Toes will be tapping, venues will be packed and Evergreen will get a bit more hip for three days as the town welcomes back the Evergreen Jazz Festival July 24-26.
The extravaganza will feature more than 70 hours of live music and 10 performing ensembles ranging in genre from Dixieland to swing to ragtime. Each day will feature free dance lessons, and the festival will kick off with an educational clinic given by the Carl Sonny Leyland Trio along with saxophonist and vocalist Anita Thomas.
Five of the 10 groups performing this year will be from out of state, led by the California-based Carl Sonny Leyland Trio. Thomas, along with assisting the trio with the educational clinic, will perform with the Festival Feetwarmers, an offshoot of last year’s participant Hal’s Angels.
Other groups hailing from elsewhere include the John Royen Trio from New Orleans, Marty Eggars’ Ragtime Quartet from Oakland and Gremoli from Southern California. Also performing will be the International Sextet, a compilation group made up of musicians from other out-of-state groups.
The quality of the groups and the intimacy of the venues make the Evergreen Jazz Festival a big draw, not just to residents of Evergreen but to jazz lovers all over the state, across the country and even around the world. Past visitors have traveled from as far as Japan, France and Scotland to attend.
“It’s become a major attraction,” said Jim Reiners, past president and chairman of the marketing committee for the festival. “It’s a combination of top talent and very small, intimate venues that make it a great experience for the audience.”
Those venues will include the historic Little Bear, the Evergreen Lake House, the Elks Lodge and Evergreen Christian Church. All venues except the church leave the musicians in close proximity to the performers.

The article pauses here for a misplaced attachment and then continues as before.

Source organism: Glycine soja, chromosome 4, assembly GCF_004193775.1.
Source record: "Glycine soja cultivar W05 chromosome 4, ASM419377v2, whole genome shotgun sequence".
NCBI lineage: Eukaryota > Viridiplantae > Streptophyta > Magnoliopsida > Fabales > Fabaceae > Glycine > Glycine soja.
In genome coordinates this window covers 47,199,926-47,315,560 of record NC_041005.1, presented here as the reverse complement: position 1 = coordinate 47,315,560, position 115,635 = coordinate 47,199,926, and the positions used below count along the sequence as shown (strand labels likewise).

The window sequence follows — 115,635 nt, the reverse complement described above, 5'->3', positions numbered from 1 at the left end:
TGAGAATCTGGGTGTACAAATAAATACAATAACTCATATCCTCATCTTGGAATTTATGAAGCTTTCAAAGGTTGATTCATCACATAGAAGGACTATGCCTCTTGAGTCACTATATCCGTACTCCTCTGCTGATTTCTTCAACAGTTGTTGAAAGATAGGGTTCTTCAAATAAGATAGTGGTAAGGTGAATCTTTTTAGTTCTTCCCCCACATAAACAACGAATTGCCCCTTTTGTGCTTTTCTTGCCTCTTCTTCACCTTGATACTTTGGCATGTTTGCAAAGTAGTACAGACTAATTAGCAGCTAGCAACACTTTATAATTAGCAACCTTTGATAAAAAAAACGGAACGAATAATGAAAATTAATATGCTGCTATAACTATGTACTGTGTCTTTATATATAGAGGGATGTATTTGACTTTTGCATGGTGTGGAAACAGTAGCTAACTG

Aside from being a big draw for fans of jazz, the festival is also a welcome event for many of the musicians who participate.
“Evergreen is gorgeous, the audience is great and (festival founder) Sterling Nelson does a great job getting all different types of groups. Plus, I love the people,” said Thomas, who also performed at last year’s festival.
Another musician said the scenery in Evergreen is what sets the festival apart.
“You can’t find any other place where you can be playing and look outside and see elk looking back at you. I’ve never seen anything like it,” said drummer Hal Smith, who has played at all but one Jazz Fest in Evergreen.
Another fun aspect for the musicians is how much attention is paid by the crowds. Carl Sonny Leyland noted that he was impressed at how the crowd truly came out to hear jazz, rather than for a social gathering.
“People really come to listen to the music, unlike other places, where they listen sometimes and talk the rest of the time. People there really want to know about the music,” he said.
The traveling groups may be the biggest draw for spectators, but the local groups are no slouches. Several of the groups have been critically acclaimed both locally and nationally. One highlight is the Queen City Jazz Band from Denver, who will be celebrating their 50th anniversary this year. Also in attendance will be the Celebration Jazz Band from Fort Collins, the Hot Tomatoes Dance Orchestra, the Gypsy Swing Revue, Joni Janak and Centerpiece Jazz, and the After Midnight Jazz Band, all from Denver.
Another local treat should come Sunday morning when vocalist Wende Harston, accompanied by the Queen City Jazz Band, leads a gospel service at Evergreen Christian Church.
Despite the economic downturn, festival planners are still expecting big crowds and are grateful to sponsors, who put up much of the money needed to make the festival happen.
“It may be a down economy, but there are more corporate contributors than in the past,” said Jeannie Mann, president of the board of directors for this year’s festival. “Ads for the program have matched an all-time high, and ticket sales are above last year.”
Mann also added that she thinks this year has a great lineup, one of the strongest ever, and the festival could see standing-room-only crowds.
It’s an event a year in the making and, according to Mann, that’s the way it has to be for the festival to be a success.
“If you want great bands, you have to start early,” she said.